Abandoned baby bill sent to governor


Tuesday, April 24th 2001, 12:00 am
By: News On 6



OKLAHOMA CITY (AP) _ Parents can drop off their newborn infants with a medical provider without being prosecuted for child abandonment under legislation sent to Gov. Frank Keating on Monday.

The Oklahoma House gave final approval to the abandoned baby bill following emotional debate in which opponents said the measure will dissuade young parents from acting responsibly and raising their newborns.

``We're institutionalizing irresponsibility,'' Rep. Bill Graves, R-Oklahoma City, said.

Supporters said the measure offers parents an alternative to disposing of unwanted infants in garbage bins and bathrooms.

``We would rather have a baby that is alive and in the process than a dead baby,'' said Rep. Mike Wilt, R-Bartlesville.

``If one baby is saved, then this legislation is worth everything that we're putting in it today,'' said Rep. Greg Piatt, R-Ardmore.

The measure, which was previously passed by the Senate, permits a parent to leave a newborn up to seven days old with a medical provider or law enforcement officer without fear of prosecution for abandonment.

The abandonment of infants is a problem in Oklahoma as well as other states.

The teen-age parents of a newborn infant found alive in a trash container in Oklahoma City last year each face trial for attempted murder.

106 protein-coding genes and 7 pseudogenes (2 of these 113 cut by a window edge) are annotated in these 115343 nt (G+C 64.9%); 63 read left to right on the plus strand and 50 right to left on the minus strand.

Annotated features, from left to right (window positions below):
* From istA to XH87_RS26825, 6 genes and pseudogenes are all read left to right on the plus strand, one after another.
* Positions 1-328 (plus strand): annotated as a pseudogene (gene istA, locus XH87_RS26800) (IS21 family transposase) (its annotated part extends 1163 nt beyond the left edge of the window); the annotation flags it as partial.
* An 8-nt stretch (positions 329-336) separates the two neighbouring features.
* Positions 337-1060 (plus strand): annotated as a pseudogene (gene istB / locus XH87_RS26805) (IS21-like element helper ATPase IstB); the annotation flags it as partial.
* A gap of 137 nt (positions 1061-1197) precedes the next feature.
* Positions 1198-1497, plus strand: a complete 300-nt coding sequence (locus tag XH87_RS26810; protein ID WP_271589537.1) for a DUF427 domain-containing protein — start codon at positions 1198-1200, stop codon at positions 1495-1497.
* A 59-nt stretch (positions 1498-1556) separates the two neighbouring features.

In Tulsa, a newborn girl was discovered abandoned in a trash can in a bathroom at the Tulsa Zoo in November 1998. The mother, a 39-year-old Dewey woman, pleaded guilty to child abuse and was sentenced to prison.

The bill's author, Rep. Susan Winchester, R-Chickasha, said it is similar to legislation already passed in 32 other states. Winchester has said at least eight infants have been left with medical providers in Texas since a similar law was passed there.

The measure is almost identical to a bill Winchester sponsored last year that passed the House but was heavily amended in the Senate. It failed to gain final approval.

Keating supported the abandoned baby bill last year but has not had an opportunity to review the new bill, Keating's press secretary, John Cox, said.

Graves questioned Winchester at length about provisions that allow parents to drop off their children anonymously. He said parents should be required to identify themselves to give their child a medical history.

``I think it's better to have a live child with no information than a dead child and know everything about it,'' Winchester said. ``Medical histories don't mean anything to dead babies.''

Graves also asked about the rights of fathers whose children are abandoned by their mothers without the fathers' knowledge. Winchester said the measure requires authorities to search for family members before the child is put up for adoption.

Rep. Carolyn Coleman, R-Moore, said the measure will encourage parents to abandon their children.

``I don't want to live in a place where people do this kind of stuff,'' Coleman said. ``You're opening up the floodgates. It's a horrible, horrible, horrible, horrible thing to do.''